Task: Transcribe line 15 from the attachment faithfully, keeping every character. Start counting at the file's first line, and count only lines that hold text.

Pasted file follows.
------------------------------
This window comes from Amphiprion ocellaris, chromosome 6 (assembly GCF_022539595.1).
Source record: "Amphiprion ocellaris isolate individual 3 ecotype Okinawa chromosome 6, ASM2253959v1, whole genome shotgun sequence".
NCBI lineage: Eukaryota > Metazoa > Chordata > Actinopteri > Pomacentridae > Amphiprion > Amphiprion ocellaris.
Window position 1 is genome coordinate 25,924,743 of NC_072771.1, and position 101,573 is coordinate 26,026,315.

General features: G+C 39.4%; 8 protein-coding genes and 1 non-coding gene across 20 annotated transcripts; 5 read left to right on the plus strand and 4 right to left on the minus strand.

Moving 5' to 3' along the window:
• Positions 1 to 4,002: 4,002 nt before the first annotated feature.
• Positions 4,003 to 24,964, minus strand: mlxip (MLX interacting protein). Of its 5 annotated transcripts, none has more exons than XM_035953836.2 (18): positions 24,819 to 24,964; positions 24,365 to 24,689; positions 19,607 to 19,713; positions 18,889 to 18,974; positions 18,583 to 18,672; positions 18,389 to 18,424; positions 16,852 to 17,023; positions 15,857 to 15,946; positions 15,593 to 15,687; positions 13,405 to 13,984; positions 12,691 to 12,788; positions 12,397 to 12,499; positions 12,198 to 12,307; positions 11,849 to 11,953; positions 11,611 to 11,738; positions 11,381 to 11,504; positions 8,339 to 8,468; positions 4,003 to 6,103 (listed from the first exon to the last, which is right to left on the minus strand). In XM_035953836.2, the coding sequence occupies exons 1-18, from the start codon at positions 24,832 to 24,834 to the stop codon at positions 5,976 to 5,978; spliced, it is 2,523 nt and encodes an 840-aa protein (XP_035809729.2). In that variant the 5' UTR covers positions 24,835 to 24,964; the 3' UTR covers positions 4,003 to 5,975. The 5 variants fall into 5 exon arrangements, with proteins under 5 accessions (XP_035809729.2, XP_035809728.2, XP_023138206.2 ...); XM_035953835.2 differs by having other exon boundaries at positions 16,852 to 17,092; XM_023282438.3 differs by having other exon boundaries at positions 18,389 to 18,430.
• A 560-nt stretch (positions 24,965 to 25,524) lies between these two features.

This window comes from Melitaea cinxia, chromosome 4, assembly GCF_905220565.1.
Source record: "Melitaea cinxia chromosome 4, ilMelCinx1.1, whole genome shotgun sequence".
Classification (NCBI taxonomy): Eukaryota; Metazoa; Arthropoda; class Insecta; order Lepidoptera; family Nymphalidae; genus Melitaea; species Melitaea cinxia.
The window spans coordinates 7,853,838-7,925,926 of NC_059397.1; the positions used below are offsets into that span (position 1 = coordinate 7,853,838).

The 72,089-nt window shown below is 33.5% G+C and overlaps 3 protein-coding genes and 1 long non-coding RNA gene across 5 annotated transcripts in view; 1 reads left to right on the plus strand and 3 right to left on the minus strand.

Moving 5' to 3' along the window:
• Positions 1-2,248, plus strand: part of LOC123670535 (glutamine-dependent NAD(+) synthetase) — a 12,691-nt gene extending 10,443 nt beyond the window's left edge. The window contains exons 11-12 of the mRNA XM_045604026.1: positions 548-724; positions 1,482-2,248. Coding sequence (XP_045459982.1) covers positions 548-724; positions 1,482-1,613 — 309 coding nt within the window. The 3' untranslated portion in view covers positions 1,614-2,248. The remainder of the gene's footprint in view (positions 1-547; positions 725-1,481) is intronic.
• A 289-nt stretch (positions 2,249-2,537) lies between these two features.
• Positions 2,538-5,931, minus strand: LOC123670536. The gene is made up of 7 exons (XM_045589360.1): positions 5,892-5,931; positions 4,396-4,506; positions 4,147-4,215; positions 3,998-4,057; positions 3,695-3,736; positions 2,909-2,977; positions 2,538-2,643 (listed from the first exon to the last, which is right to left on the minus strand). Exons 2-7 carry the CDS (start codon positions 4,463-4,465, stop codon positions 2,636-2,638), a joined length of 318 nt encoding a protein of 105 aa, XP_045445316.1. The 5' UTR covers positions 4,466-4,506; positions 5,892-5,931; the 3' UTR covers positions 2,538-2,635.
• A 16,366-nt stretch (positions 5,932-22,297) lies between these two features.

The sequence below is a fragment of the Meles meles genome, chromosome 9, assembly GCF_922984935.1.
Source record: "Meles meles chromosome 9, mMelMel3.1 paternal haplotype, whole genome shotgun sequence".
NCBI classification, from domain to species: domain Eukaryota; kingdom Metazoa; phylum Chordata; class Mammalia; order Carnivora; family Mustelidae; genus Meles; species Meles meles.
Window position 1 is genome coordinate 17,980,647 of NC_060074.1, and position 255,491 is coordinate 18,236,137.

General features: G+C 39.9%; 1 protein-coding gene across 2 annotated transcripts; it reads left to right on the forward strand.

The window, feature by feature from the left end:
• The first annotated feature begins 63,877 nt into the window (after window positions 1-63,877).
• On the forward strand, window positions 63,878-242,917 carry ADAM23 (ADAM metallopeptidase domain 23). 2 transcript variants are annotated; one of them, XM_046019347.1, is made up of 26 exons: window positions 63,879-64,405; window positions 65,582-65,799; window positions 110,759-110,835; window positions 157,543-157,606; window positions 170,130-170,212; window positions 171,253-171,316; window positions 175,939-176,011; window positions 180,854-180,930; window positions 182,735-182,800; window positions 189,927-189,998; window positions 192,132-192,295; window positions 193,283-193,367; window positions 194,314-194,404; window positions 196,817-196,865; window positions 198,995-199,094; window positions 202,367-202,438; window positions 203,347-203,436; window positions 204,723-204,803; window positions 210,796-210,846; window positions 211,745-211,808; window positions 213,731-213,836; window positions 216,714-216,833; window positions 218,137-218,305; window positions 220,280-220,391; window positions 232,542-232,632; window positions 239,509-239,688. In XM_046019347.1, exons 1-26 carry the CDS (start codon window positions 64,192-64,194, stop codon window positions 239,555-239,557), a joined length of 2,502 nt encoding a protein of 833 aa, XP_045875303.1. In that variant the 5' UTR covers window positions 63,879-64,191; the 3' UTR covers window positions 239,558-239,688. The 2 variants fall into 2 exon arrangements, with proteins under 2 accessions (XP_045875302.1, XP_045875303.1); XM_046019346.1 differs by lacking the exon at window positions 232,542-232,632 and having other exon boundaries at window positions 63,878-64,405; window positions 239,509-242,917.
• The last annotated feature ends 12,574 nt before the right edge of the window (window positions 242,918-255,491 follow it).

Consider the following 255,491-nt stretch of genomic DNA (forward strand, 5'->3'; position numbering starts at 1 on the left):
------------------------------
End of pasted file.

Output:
Moving 5' to 3' along the window: